9.  Interventions that display all the hallmarks of being a systematic, population-based screening programme—like NHS Health Check—should not follow a "different route" bypassing the UK National Screening Committee's (UK NSC) evidence review process. To do so risks undermining the UK NSC's authority and, in the absence of the UK NSC's scrutiny, may give rise to serious questions about the quality of the evidence upon which the programme is based. We agree with the UK NSC Chair and recommend that, in the future, any programme that "looks like" a screening programme, regardless of the label it is given, should be subject to the UK NSC's evidence review process. (Paragraph 44)

10.  We are concerned that there is ambiguity about whether the Government has agreed to the extension of the breast cancer screening programme to cover all women in England aged 47-49 and 71-73. We therefore recommend that, in the Government Response to this report, a clear statement is made about what has, and has not, already been agreed to regarding the extension of the breast cancer screening programme. We ask that this statement also detail the evidential basis for the Government's position. (Paragraph 47)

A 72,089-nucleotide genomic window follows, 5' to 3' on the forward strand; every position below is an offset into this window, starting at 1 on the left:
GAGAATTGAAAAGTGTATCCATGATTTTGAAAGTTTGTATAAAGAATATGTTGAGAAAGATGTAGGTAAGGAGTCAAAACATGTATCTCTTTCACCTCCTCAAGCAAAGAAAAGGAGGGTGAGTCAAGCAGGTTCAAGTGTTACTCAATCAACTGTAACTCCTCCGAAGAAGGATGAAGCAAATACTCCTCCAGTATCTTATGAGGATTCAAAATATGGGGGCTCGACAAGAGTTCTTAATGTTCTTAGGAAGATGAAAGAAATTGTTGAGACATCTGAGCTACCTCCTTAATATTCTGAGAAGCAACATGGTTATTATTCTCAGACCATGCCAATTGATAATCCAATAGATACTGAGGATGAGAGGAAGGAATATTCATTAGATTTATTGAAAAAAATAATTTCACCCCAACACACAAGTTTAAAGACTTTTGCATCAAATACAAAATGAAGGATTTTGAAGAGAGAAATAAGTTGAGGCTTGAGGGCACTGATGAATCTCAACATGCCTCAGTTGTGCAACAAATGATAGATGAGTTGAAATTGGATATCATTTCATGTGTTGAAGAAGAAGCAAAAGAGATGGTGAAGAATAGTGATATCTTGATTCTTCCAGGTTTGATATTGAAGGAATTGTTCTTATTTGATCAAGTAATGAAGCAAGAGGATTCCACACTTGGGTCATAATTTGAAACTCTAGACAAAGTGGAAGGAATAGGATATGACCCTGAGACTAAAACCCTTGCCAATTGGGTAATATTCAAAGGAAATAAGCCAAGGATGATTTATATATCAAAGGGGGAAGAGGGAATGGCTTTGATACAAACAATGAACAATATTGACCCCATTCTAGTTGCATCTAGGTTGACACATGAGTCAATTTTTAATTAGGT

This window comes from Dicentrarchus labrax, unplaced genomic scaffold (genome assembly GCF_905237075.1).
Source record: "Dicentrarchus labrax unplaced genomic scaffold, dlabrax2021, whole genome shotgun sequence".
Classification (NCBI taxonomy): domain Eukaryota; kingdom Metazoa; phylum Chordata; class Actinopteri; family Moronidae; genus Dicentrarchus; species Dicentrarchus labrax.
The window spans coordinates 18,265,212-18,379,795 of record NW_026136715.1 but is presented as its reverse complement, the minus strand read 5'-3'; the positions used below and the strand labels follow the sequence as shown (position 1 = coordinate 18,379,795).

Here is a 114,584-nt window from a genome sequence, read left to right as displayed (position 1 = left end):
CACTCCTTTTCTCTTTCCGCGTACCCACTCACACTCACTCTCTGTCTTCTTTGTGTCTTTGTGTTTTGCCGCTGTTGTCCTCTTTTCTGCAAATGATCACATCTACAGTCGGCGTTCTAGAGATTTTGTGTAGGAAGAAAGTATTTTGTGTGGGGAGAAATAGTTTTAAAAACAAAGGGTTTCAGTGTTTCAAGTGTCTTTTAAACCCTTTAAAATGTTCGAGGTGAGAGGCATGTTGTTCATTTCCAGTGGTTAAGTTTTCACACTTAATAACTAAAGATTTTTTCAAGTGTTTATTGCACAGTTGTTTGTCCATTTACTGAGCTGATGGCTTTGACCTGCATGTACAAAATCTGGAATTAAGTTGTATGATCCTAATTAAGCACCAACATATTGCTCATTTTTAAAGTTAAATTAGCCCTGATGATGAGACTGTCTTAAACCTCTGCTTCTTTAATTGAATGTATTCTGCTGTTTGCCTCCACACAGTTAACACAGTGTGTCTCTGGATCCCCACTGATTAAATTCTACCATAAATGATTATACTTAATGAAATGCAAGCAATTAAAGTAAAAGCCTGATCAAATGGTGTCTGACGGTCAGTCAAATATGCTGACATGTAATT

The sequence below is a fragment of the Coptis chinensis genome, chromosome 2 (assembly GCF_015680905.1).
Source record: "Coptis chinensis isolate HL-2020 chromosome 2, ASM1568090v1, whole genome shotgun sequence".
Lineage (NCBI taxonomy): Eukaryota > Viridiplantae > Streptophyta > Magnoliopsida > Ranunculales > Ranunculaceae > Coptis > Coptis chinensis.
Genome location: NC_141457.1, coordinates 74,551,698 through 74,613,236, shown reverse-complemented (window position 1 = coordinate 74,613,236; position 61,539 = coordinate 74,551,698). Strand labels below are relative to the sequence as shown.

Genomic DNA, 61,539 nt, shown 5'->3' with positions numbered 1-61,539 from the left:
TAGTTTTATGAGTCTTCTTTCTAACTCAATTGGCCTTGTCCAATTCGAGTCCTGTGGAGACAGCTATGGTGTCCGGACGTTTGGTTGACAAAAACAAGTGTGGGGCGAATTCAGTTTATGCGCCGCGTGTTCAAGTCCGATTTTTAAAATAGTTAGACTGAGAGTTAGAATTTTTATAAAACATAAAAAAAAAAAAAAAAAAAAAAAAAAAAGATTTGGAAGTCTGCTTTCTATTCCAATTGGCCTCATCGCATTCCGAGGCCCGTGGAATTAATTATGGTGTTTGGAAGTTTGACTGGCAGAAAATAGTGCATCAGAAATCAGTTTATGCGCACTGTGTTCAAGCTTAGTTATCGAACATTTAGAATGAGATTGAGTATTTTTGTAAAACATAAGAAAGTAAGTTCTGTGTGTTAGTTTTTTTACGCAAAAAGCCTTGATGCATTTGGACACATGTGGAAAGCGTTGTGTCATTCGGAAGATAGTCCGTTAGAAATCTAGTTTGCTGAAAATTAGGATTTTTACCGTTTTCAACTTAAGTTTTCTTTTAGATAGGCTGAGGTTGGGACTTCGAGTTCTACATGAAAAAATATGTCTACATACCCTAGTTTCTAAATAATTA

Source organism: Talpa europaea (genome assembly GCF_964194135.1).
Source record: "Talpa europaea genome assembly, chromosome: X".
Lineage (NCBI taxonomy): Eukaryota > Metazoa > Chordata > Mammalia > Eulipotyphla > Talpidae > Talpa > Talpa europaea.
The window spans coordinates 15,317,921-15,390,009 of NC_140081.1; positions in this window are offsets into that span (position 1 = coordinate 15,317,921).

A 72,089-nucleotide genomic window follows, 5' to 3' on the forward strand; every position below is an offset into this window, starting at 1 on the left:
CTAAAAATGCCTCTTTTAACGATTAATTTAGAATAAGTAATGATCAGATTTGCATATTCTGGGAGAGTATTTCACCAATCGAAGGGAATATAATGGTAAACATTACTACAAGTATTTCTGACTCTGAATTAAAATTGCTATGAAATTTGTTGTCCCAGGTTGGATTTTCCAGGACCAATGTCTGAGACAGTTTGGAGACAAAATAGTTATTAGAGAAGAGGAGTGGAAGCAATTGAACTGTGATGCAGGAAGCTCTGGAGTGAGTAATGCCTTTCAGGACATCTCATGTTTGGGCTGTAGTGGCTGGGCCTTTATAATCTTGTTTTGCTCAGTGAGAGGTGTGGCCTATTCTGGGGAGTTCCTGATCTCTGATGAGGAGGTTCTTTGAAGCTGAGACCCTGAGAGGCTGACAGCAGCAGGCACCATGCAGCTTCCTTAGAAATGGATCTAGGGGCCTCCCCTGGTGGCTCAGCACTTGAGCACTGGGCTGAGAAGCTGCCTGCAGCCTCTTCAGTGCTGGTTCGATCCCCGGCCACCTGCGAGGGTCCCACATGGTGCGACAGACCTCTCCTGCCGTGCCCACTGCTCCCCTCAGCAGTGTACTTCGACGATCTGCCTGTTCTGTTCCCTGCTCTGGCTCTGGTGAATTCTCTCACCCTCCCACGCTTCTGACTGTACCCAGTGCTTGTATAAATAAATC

11.  The risk taken in not ensuring a policy is evidence based is poor policy that does not achieve its intended aims. We have heard from witnesses to this inquiry that the NHS Health Check programme may have suffered in this manner. The programme was introduced without an evidence base demonstrating that it could achieve its aims and we are concerned that it could be, as a result, wasting resources. We therefore recommend that the NHS Health Check programme be scrutinised by the UK National Screening Committee, retrospectively, to ascertain its value. (Paragraph 48)

Communicating the risks and benefits of screening

Informed choice

12.  We support the principle of enabling informed choices to be made about participation in a screening programme. However, we are struck by the lack of clarity over what is meant by "informed choice", how it should be measured and the corresponding dearth of information on whether it is being achieved in practice. We recommend that a definition of "informed choice" is agreed by the UK National Screening Committee, in conjunction with its stakeholders, as soon as possible. The definition should have regard to the legal rights set out in the NHS Constitution, particularly those rights that make reference to consent and informed choice. We also recommend that this definition is subsequently used as a starting point to evaluate, and compare across screening programmes, whether individuals are being supported to make an informed choice about participating. (Paragraph 54)